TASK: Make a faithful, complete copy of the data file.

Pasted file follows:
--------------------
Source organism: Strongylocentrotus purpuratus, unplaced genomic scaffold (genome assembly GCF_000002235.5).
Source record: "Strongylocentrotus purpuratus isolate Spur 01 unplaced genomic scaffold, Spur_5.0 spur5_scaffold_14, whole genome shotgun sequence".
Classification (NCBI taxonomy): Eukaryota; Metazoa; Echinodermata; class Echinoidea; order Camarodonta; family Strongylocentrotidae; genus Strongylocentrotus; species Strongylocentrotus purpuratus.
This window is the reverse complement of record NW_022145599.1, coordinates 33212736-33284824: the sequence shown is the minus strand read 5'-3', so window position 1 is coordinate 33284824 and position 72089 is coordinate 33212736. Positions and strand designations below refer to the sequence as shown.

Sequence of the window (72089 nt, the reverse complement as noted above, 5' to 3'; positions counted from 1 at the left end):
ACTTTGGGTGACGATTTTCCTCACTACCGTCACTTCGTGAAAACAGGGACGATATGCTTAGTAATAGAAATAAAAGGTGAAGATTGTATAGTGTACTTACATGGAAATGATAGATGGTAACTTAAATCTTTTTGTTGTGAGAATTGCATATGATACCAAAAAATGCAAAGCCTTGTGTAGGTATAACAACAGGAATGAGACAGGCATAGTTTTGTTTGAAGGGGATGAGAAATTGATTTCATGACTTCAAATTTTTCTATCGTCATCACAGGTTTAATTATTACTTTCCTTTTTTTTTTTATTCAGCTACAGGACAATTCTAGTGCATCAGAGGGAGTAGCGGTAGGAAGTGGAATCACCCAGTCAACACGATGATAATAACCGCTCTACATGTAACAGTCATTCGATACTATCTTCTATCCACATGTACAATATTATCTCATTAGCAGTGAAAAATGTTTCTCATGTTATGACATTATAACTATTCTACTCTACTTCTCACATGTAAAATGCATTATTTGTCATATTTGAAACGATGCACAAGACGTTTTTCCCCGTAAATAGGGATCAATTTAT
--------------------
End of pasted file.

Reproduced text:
Source organism: Strongylocentrotus purpuratus, unplaced genomic scaffold (genome assembly GCF_000002235.5).
Source record: "Strongylocentrotus purpuratus isolate Spur 01 unplaced genomic scaffold, Spur_5.0 spur5_scaffold_14, whole genome shotgun sequence".
Classification (NCBI taxonomy): Eukaryota; Metazoa; Echinodermata; class Echinoidea; order Camarodonta; family Strongylocentrotidae; genus Strongylocentrotus; species Strongylocentrotus purpuratus.
This window is the reverse complement of record NW_022145599.1, coordinates 33212736-33284824: the sequence shown is the minus strand read 5'-3', so window position 1 is coordinate 33284824 and position 72089 is coordinate 33212736. Positions and strand designations below refer to the sequence as shown.

Sequence of the window (72089 nt, the reverse complement as noted above, 5' to 3'; positions counted from 1 at the left end):
ACTTTGGGTGACGATTTTCCTCACTACCGTCACTTCGTGAAAACAGGGACGATATGCTTAGTAATAGAAATAAAAGGTGAAGATTGTATAGTGTACTTACATGGAAATGATAGATGGTAACTTAAATCTTTTTGTTGTGAGAATTGCATATGATACCAAAAAATGCAAAGCCTTGTGTAGGTATAACAACAGGAATGAGACAGGCATAGTTTTGTTTGAAGGGGATGAGAAATTGATTTCATGACTTCAAATTTTTCTATCGTCATCACAGGTTTAATTATTACTTTCCTTTTTTTTTTTATTCAGCTACAGGACAATTCTAGTGCATCAGAGGGAGTAGCGGTAGGAAGTGGAATCACCCAGTCAACACGATGATAATAACCGCTCTACATGTAACAGTCATTCGATACTATCTTCTATCCACATGTACAATATTATCTCATTAGCAGTGAAAAATGTTTCTCATGTTATGACATTATAACTATTCTACTCTACTTCTCACATGTAAAATGCATTATTTGTCATATTTGAAACGATGCACAAGACGTTTTTCCCCGTAAATAGGGATCAATTTAT